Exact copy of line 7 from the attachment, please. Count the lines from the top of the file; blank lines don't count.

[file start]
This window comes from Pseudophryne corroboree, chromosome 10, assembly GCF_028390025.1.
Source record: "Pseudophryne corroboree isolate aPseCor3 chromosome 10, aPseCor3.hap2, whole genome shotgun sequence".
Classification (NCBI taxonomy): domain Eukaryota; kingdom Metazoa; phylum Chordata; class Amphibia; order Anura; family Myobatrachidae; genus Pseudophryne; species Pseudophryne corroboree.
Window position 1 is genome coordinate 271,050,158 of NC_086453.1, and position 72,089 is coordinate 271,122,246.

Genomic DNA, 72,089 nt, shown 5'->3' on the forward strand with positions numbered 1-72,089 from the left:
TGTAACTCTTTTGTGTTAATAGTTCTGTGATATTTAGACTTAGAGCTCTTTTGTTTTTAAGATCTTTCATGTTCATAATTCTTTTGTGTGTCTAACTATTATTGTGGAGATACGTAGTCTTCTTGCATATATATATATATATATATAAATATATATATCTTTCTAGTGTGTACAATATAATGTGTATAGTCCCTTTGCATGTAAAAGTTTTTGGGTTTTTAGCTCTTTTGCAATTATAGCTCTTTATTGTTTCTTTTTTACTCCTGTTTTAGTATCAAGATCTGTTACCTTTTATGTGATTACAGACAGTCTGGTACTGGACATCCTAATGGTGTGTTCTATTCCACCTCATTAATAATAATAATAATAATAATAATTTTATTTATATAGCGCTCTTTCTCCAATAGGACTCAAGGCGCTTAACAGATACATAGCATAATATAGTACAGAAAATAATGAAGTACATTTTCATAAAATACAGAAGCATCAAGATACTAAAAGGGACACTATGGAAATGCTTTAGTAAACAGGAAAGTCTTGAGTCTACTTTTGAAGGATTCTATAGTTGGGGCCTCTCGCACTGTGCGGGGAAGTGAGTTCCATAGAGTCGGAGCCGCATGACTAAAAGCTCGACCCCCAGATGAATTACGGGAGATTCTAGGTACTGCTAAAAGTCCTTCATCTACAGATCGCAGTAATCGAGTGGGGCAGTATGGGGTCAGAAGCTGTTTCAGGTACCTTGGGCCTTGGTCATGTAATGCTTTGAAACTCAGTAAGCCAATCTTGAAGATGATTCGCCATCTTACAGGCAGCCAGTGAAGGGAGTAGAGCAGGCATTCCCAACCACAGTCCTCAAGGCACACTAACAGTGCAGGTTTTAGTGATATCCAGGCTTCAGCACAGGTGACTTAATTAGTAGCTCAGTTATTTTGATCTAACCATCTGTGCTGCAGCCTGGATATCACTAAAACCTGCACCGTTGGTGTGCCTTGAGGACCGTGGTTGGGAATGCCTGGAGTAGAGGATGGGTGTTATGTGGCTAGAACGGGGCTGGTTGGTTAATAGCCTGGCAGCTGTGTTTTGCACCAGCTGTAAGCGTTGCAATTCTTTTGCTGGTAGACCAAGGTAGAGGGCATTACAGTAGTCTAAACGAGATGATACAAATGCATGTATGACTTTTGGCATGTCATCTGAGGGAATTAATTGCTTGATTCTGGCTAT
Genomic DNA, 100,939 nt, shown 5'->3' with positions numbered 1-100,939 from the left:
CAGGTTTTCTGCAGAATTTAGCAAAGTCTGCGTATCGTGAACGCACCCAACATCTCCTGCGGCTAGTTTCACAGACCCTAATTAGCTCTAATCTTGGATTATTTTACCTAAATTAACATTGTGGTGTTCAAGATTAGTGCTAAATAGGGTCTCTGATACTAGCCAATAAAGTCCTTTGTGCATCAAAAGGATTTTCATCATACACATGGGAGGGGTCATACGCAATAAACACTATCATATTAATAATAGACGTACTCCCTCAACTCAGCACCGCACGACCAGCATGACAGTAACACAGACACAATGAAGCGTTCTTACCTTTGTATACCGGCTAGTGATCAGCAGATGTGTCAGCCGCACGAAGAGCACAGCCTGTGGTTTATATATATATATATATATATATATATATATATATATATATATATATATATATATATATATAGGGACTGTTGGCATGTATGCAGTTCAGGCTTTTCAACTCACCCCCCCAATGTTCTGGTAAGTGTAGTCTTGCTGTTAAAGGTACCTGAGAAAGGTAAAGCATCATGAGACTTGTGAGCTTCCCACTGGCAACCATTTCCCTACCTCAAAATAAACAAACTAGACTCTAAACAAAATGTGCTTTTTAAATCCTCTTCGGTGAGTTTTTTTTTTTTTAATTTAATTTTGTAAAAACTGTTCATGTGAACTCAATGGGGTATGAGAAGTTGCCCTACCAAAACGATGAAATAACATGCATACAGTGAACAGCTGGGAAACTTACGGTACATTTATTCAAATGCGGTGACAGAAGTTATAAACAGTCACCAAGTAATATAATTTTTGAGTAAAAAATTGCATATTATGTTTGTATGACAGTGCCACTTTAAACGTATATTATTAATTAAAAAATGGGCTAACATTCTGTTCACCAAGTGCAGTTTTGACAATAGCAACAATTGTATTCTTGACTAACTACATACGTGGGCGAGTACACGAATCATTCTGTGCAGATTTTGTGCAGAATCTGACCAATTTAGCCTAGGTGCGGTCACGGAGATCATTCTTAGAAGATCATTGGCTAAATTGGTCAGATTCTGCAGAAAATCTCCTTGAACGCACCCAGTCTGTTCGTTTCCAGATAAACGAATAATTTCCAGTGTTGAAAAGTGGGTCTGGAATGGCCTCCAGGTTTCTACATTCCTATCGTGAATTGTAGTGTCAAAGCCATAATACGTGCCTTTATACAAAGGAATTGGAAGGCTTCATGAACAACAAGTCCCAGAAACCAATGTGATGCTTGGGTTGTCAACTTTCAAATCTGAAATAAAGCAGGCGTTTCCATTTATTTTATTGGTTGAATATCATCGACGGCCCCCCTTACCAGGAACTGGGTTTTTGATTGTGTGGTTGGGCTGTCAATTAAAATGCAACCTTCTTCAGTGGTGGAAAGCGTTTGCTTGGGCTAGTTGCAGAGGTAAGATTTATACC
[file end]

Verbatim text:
Genomic DNA, 100,939 nt, shown 5'->3' with positions numbered 1-100,939 from the left: